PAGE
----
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Officials optimistic weakened Wis. levee will hold

A storm-weakened 14-mile sand levee that was partially breached by floodwaters, turning one rural Wisconsin neighborhood into a virtual island, held overnight, an emergency official said Tuesday.

Greg Matthews, spokesman for the Wisconsin Department of Natural Resources, said Monday night he was "cautiously optimistic" the levee protecting Blackhawk Park would hold. Still, he said it would likely be at least another day before the water level drops.

Columbia County Emergency Management director Pat Beghin said DNR inspectors did not discover any new breaches of the levee overnight and that they would continue to monitor it Tuesday.

The century-old earthen dike, part of a 14-mile berm, separates Blackhawk Park and the city of Portage from the Wisconsin River. But it rose so high and so forcefully following days of heavy rain last week that it surged around the dike and poured into the bottom lands around the neighborhood, said Steve Miller, director of the DNS Bureau of Facilities and Lands.

The flooding enclosed Blackhawk Park and engulfed the only access road into the neighborhood in Caledonia just southeast of Portage. A few homes in low-lying areas were surrounded by water, but most of the houses stood on high ground and were not affected.

On Sunday, emergency workers asked the approximately 300 people living in the neighborhood to evacuate their homes, warning that they could be cut off by the burgeoning river. Beghin said about 25 homes in Blackhawk Park remained occupied Monday.

Gov. Jim Doyle declared a state of emergency for Columbia County Monday after the Wisconsin River reached a record high level. The declaration directs state agencies to assist in recovery efforts.

Much of the levee protects forest and farmland, but a breach in the Blackhawk Park portion could wash away the access road altogether. Beghin said that under that worst-case scenario, remaining residents could be stranded for up to a week.

DNR workers were using sandbags to control the seepage, and Matthews said the effort seemed to be working.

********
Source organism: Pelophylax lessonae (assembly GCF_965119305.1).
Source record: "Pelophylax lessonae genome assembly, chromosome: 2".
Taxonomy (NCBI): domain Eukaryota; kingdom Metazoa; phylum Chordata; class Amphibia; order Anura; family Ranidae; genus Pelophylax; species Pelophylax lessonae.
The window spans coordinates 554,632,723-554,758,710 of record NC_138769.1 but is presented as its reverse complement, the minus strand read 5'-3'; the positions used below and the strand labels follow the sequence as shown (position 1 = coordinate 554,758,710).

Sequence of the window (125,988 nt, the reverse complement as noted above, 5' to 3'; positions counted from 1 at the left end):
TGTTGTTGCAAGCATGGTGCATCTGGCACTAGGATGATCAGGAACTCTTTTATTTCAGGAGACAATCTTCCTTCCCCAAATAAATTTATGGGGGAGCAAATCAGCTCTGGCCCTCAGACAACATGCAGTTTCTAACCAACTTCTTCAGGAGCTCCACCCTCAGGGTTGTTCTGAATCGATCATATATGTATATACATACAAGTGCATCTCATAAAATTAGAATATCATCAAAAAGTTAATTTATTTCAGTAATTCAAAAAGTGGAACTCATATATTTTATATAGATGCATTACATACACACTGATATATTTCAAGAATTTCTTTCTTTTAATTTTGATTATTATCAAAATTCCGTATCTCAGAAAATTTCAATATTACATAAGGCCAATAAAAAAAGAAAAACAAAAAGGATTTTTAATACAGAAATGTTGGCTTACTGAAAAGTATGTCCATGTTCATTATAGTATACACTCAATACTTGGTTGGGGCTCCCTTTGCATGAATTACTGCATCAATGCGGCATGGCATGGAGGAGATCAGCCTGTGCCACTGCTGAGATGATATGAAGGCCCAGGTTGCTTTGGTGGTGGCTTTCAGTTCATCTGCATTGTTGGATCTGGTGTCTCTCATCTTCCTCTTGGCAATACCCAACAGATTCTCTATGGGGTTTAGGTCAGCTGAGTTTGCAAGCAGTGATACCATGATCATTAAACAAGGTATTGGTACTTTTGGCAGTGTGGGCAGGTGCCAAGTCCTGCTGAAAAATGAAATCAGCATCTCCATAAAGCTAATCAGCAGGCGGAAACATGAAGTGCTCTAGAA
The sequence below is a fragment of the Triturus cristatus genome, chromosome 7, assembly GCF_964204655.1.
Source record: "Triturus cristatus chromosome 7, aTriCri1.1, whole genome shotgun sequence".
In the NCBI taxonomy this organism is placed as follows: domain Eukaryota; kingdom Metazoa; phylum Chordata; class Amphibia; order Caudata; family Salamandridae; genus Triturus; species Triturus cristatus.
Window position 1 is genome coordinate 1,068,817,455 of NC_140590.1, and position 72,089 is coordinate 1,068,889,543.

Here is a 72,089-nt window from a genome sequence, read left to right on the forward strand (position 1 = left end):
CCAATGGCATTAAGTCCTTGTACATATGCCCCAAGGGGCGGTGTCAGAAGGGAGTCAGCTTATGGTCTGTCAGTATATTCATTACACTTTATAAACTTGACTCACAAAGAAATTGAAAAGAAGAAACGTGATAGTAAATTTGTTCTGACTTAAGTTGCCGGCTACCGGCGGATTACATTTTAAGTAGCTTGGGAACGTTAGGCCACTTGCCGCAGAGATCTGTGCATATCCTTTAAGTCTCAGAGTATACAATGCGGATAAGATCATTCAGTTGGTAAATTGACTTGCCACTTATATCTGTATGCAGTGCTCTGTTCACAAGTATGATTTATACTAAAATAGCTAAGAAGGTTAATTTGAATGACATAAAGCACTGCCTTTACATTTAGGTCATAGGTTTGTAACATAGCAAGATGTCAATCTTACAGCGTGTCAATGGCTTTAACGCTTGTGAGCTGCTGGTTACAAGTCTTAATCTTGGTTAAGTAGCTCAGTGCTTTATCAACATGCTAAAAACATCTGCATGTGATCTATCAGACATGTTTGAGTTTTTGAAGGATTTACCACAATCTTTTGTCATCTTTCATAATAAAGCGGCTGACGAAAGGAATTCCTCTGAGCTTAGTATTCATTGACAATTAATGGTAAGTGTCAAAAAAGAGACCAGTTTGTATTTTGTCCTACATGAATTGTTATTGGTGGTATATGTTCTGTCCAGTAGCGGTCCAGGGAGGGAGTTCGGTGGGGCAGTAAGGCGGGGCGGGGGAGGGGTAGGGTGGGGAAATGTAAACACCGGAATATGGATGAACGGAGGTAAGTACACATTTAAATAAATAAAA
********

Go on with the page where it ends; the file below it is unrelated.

Forrest Travis, a 53-year-old part-time construction worker, said he spent Sunday night at his fishing camp and didn't have any plans to go anywhere, even as water rushed across the gravel service road a few steps away.

"I'm not worried about it," Travis said. "It would have to get a lot higher to get where we're standing."

Diana O'Neill, 56, a retired De Forest police officer, evacuated Sunday. On Monday, she inched her truck along the access road, creating a wake, to get back to her house.

Her place was still dry when she arrived. She grabbed three dozen eggs and her Chicago Bears shirt for the Green Bay Packers-Chicago Bears game Monday night and inched her way back out. The water was easily an inch higher than when she drove in.

"I'm kind of a risk-taker," she said. "If it wasn't for the road being overrun I would have stayed here. I've got stuff to get done."

The Wisconsin River runs along the outskirts of Portage, a city of about 10,000 people some 40 miles north of Madison that touts itself as "Where the North Begins." The river had overflowed its banks by dozens of feet, pouring onto low-lying roads.

Residents ventured to the water's edge to watch as the river surged by.

Staring at the churning water, Shawn Schweitzer, 39, of Portage, said that usually at this time of the year the water is so low you can nearly drive across the river bottom.

"Now it would be bye, bye," he said as he watched the current swirl and eddy. "I've never seen it move this fast."

State and local officials were so concerned about the integrity of the 14-mile levee system homeowners built in the 1890s, a group was established to study it.

The group recommended in 2007 that because the levee was so unsafe and unable to protect against flooding, property owners should be offered incentives to move.

Miller said little has been done to make changes since the report came out.

National Weather Service hydrologist Bryan Hahn says the Wisconsin River reached a record level of 20.59 feet Monday at 6 a.m. That breaks a previous record of 20.50 set back in 1938.

The river was expected to hold steady through Tuesday, Hahn said, then slowly decline over the next seven days.

In South Dakota, water levels in the storm-bloated Big Sioux River were stable Monday after up to 4 inches of rain last week pushed the waterway over its banks along a 50-mile stretch from Brookings to Sioux Falls. About two dozen homes in Renner, the worst-hit town, were affected, Renner Fire Chief Mike Schmitz said.

Separately, Minnesota Gov. Tim Pawlenty reached an agreement with legislators on a special one-day session next month to approve relief money for people affected by floods after heavy rain last week caused serious flooding in that state.

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Associated Press Writers Jeff Baenen in Minneapolis and Scott Bauer in Madison, Wis., contributed to this report.